David Russo’s “The Immaculate Conception of Little Dizzle” is a sight to behold. Equal parts fever dream, vision quest, and navel gaze, Russo aims high, and though he doesn’t quite hit his mark, he does manage to create a singular film that is definitely worth a look.
“Little Dizzle” follows Dory (Marshall Allman) as he attempts to find meaning in his life while earning a steady paycheck as a night janitor in a corporate highrise. As Dory becomes acclimated to his new position, he bonds with his fellow janitors, particularly O.C. (well-played by Vince Vieluf), who becomes something of a father-figure to the younger Dory. To keep things interesting, the janitors pick through the garbage left in the building earlier in the day, which leads to complications when one of the building occupants takes on a contract to market-test cookies of dubious origin. It’s also when the movie really comes into its own.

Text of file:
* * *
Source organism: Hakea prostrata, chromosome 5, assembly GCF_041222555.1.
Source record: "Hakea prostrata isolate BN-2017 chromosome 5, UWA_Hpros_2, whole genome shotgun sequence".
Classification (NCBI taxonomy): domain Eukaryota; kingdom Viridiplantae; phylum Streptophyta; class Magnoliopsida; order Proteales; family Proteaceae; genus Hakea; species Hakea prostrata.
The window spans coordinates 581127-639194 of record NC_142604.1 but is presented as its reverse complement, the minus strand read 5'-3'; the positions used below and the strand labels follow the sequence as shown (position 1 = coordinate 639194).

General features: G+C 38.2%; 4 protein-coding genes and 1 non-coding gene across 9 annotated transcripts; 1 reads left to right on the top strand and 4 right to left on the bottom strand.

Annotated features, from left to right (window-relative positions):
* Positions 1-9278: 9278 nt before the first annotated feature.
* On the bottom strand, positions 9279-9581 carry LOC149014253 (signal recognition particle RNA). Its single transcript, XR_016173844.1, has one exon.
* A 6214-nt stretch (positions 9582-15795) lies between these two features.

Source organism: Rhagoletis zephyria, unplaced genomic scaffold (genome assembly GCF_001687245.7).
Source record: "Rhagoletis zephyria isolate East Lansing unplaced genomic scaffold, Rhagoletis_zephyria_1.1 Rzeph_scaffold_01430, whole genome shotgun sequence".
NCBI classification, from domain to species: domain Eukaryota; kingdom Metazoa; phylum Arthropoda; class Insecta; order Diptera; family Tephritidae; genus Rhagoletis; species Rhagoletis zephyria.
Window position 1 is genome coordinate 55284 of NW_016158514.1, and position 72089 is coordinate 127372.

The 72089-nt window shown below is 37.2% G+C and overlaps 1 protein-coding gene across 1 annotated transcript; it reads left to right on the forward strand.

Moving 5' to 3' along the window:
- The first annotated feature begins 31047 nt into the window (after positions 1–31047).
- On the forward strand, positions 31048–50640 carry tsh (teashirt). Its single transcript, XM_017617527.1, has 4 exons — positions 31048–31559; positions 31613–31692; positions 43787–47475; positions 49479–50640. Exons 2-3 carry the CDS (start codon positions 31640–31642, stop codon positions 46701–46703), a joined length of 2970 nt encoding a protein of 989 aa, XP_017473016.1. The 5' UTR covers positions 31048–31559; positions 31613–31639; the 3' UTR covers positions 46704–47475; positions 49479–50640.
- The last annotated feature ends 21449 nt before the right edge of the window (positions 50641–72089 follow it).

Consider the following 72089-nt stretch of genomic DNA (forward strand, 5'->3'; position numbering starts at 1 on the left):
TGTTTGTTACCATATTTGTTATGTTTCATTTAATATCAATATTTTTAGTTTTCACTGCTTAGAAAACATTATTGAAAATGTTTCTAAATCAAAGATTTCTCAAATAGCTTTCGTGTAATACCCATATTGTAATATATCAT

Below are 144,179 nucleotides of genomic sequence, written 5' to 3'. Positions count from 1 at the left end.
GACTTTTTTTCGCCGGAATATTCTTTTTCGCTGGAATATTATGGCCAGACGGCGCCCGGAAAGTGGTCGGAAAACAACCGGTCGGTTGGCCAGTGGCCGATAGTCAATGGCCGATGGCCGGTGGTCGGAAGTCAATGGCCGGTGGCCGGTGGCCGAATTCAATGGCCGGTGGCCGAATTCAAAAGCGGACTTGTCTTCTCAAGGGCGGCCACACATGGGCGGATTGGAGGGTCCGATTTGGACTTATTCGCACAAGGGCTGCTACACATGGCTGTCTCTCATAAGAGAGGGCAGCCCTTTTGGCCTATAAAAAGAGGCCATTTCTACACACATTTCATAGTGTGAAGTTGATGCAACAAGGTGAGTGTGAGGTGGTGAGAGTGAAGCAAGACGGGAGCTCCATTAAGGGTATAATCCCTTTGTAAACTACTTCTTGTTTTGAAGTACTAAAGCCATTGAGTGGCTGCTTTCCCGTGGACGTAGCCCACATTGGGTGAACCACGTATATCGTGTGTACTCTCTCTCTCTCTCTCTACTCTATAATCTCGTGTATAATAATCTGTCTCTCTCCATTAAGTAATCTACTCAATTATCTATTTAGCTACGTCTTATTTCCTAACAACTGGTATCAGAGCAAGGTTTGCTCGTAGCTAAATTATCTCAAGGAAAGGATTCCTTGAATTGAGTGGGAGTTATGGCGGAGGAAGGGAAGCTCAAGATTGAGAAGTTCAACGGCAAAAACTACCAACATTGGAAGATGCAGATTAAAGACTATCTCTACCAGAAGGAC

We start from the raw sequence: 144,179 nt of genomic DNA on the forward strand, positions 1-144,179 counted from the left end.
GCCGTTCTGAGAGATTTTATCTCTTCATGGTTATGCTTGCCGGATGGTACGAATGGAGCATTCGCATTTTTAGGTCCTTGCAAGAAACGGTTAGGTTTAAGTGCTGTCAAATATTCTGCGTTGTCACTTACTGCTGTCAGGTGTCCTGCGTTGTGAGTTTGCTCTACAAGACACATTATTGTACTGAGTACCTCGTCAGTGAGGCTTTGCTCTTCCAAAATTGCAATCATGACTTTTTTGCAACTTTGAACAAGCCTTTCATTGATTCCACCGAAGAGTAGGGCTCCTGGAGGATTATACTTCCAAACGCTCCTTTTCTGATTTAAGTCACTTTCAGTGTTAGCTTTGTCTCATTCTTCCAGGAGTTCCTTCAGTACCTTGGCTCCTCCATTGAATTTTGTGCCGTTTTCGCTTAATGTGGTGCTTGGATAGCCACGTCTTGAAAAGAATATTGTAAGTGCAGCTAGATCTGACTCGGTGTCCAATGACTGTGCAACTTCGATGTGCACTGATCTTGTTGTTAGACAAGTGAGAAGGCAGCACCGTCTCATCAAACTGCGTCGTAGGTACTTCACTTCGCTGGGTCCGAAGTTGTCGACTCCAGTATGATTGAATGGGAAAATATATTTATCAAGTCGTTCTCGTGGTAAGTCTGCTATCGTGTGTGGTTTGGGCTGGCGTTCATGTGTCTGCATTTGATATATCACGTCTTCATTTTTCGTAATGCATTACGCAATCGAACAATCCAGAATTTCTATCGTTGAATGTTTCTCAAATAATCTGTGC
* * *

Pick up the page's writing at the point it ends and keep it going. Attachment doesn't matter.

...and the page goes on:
As the janitors consume more and more of the chemically laced goodies, strange things start to happen to the male characters, including hallucinations (where Russo’s beautiful animations really shine) and, eventually, anal births of little blue fish. Yes, you read that correctly.
Okay, so this movie is not for everyone.
But for those viewers that are ready for something a little different (perhaps a lot different, depending on your baseline), this film is a genuine discovery. The narrative sags at times (mostly to allow for animated excursions) and some of the acting is lackluster, but these things are to be expected in the skin-of-your-teeth world of independent filmmaking.
What’s unexpected, however, is how much this movie grows on you. I’m writing this review a good two weeks after I saw the film and I just added another half star to my review as I was typing this. Also, special kudos to Matt Smith as the head of the market testing firm; rarely has corporate malfeasance been so funny.